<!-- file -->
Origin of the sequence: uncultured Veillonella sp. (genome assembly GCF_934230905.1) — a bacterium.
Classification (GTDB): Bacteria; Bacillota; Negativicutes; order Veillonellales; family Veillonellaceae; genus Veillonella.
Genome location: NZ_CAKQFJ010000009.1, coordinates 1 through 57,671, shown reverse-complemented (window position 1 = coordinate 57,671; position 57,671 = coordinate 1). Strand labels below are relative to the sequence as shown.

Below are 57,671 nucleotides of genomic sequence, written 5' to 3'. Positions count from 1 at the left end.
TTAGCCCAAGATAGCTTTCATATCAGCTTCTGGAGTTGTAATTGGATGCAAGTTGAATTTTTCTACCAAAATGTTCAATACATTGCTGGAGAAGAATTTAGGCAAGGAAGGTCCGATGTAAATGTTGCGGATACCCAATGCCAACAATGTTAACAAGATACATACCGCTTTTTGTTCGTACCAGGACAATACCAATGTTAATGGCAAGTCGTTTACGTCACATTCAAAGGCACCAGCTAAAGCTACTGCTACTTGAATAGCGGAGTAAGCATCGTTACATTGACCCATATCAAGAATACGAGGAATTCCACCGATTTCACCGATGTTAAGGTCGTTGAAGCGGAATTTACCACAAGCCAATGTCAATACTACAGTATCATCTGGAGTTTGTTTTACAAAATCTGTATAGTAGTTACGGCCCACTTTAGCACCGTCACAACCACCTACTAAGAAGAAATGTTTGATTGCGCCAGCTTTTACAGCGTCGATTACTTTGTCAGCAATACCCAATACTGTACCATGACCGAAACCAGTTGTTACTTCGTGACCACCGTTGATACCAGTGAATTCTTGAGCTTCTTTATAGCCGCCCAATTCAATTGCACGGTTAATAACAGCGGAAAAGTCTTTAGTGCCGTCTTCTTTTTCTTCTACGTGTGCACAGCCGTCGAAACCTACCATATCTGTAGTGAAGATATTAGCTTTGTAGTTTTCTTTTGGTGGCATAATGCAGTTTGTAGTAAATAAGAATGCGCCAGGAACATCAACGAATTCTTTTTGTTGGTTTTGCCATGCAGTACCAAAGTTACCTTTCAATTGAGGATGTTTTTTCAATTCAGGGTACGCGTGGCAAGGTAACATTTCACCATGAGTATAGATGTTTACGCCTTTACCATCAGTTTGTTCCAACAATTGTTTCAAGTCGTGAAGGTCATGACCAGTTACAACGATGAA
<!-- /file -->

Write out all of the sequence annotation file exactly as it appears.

Origin of the sequence: uncultured Veillonella sp. (genome assembly GCF_934230905.1) — a bacterium.
Classification (GTDB): Bacteria; Bacillota; Negativicutes; order Veillonellales; family Veillonellaceae; genus Veillonella.
Genome location: NZ_CAKQFJ010000009.1, coordinates 1 through 57,671, shown reverse-complemented (window position 1 = coordinate 57,671; position 57,671 = coordinate 1). Strand labels below are relative to the sequence as shown.

Below are 57,671 nucleotides of genomic sequence, written 5' to 3'. Positions count from 1 at the left end.
TTAGCCCAAGATAGCTTTCATATCAGCTTCTGGAGTTGTAATTGGATGCAAGTTGAATTTTTCTACCAAAATGTTCAATACATTGCTGGAGAAGAATTTAGGCAAGGAAGGTCCGATGTAAATGTTGCGGATACCCAATGCCAACAATGTTAACAAGATACATACCGCTTTTTGTTCGTACCAGGACAATACCAATGTTAATGGCAAGTCGTTTACGTCACATTCAAAGGCACCAGCTAAAGCTACTGCTACTTGAATAGCGGAGTAAGCATCGTTACATTGACCCATATCAAGAATACGAGGAATTCCACCGATTTCACCGATGTTAAGGTCGTTGAAGCGGAATTTACCACAAGCCAATGTCAATACTACAGTATCATCTGGAGTTTGTTTTACAAAATCTGTATAGTAGTTACGGCCCACTTTAGCACCGTCACAACCACCTACTAAGAAGAAATGTTTGATTGCGCCAGCTTTTACAGCGTCGATTACTTTGTCAGCAATACCCAATACTGTACCATGACCGAAACCAGTTGTTACTTCGTGACCACCGTTGATACCAGTGAATTCTTGAGCTTCTTTATAGCCGCCCAATTCAATTGCACGGTTAATAACAGCGGAAAAGTCTTTAGTGCCGTCTTCTTTTTCTTCTACGTGTGCACAGCCGTCGAAACCTACCATATCTGTAGTGAAGATATTAGCTTTGTAGTTTTCTTTTGGTGGCATAATGCAGTTTGTAGTAAATAAGAATGCGCCAGGAACATCAACGAATTCTTTTTGTTGGTTTTGCCATGCAGTACCAAAGTTACCTTTCAATTGAGGATGTTTTTTCAATTCAGGGTACGCGTGGCAAGGTAACATTTCACCATGAGTATAGATGTTTACGCCTTTACCATCAGTTTGTTCCAACAATTGTTTCAAGTCGTGAAGGTCATGACCAGTTACAACGATGAA